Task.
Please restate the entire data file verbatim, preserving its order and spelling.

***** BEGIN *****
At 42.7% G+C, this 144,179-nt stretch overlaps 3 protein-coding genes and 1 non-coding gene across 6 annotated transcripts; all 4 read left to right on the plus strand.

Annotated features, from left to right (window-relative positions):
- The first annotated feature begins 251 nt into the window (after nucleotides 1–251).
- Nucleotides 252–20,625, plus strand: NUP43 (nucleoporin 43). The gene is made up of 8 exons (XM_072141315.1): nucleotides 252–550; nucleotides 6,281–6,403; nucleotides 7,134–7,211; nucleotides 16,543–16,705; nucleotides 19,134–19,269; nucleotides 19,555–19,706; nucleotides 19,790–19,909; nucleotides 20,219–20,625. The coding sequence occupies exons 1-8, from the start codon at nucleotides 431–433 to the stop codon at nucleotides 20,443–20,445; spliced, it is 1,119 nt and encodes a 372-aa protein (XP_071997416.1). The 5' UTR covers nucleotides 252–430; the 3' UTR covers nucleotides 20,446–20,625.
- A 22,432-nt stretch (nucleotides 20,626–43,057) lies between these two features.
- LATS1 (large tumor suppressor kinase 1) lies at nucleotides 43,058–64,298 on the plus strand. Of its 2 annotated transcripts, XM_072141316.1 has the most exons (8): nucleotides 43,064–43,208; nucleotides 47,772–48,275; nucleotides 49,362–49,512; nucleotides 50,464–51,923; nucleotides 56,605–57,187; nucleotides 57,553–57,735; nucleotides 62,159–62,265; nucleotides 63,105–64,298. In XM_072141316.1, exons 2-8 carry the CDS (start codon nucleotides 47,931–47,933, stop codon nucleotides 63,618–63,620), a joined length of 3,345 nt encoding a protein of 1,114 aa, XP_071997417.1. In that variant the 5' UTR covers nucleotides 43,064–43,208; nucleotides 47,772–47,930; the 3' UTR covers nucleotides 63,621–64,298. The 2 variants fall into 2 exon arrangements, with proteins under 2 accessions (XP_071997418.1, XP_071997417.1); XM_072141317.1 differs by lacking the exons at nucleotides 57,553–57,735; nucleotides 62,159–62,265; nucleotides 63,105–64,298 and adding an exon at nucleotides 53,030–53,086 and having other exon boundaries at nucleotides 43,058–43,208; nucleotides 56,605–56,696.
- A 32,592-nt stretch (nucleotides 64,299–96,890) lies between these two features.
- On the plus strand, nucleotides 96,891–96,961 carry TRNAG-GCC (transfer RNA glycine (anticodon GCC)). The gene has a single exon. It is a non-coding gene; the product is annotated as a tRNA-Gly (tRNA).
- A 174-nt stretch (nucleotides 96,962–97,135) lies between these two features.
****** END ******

At 42.7% G+C, this 144,179-nt stretch overlaps 3 protein-coding genes and 1 non-coding gene across 6 annotated transcripts; all 4 read left to right on the plus strand.

Annotated features, from left to right (window-relative positions):
- The first annotated feature begins 251 nt into the window (after nucleotides 1–251).
- Nucleotides 252–20,625, plus strand: NUP43 (nucleoporin 43). The gene is made up of 8 exons (XM_072141315.1): nucleotides 252–550; nucleotides 6,281–6,403; nucleotides 7,134–7,211; nucleotides 16,543–16,705; nucleotides 19,134–19,269; nucleotides 19,555–19,706; nucleotides 19,790–19,909; nucleotides 20,219–20,625. The coding sequence occupies exons 1-8, from the start codon at nucleotides 431–433 to the stop codon at nucleotides 20,443–20,445; spliced, it is 1,119 nt and encodes a 372-aa protein (XP_071997416.1). The 5' UTR covers nucleotides 252–430; the 3' UTR covers nucleotides 20,446–20,625.
- A 22,432-nt stretch (nucleotides 20,626–43,057) lies between these two features.
- LATS1 (large tumor suppressor kinase 1) lies at nucleotides 43,058–64,298 on the plus strand. Of its 2 annotated transcripts, XM_072141316.1 has the most exons (8): nucleotides 43,064–43,208; nucleotides 47,772–48,275; nucleotides 49,362–49,512; nucleotides 50,464–51,923; nucleotides 56,605–57,187; nucleotides 57,553–57,735; nucleotides 62,159–62,265; nucleotides 63,105–64,298. In XM_072141316.1, exons 2-8 carry the CDS (start codon nucleotides 47,931–47,933, stop codon nucleotides 63,618–63,620), a joined length of 3,345 nt encoding a protein of 1,114 aa, XP_071997417.1. In that variant the 5' UTR covers nucleotides 43,064–43,208; nucleotides 47,772–47,930; the 3' UTR covers nucleotides 63,621–64,298. The 2 variants fall into 2 exon arrangements, with proteins under 2 accessions (XP_071997418.1, XP_071997417.1); XM_072141317.1 differs by lacking the exons at nucleotides 57,553–57,735; nucleotides 62,159–62,265; nucleotides 63,105–64,298 and adding an exon at nucleotides 53,030–53,086 and having other exon boundaries at nucleotides 43,058–43,208; nucleotides 56,605–56,696.
- A 32,592-nt stretch (nucleotides 64,299–96,890) lies between these two features.
- On the plus strand, nucleotides 96,891–96,961 carry TRNAG-GCC (transfer RNA glycine (anticodon GCC)). The gene has a single exon. It is a non-coding gene; the product is annotated as a tRNA-Gly (tRNA).
- A 174-nt stretch (nucleotides 96,962–97,135) lies between these two features.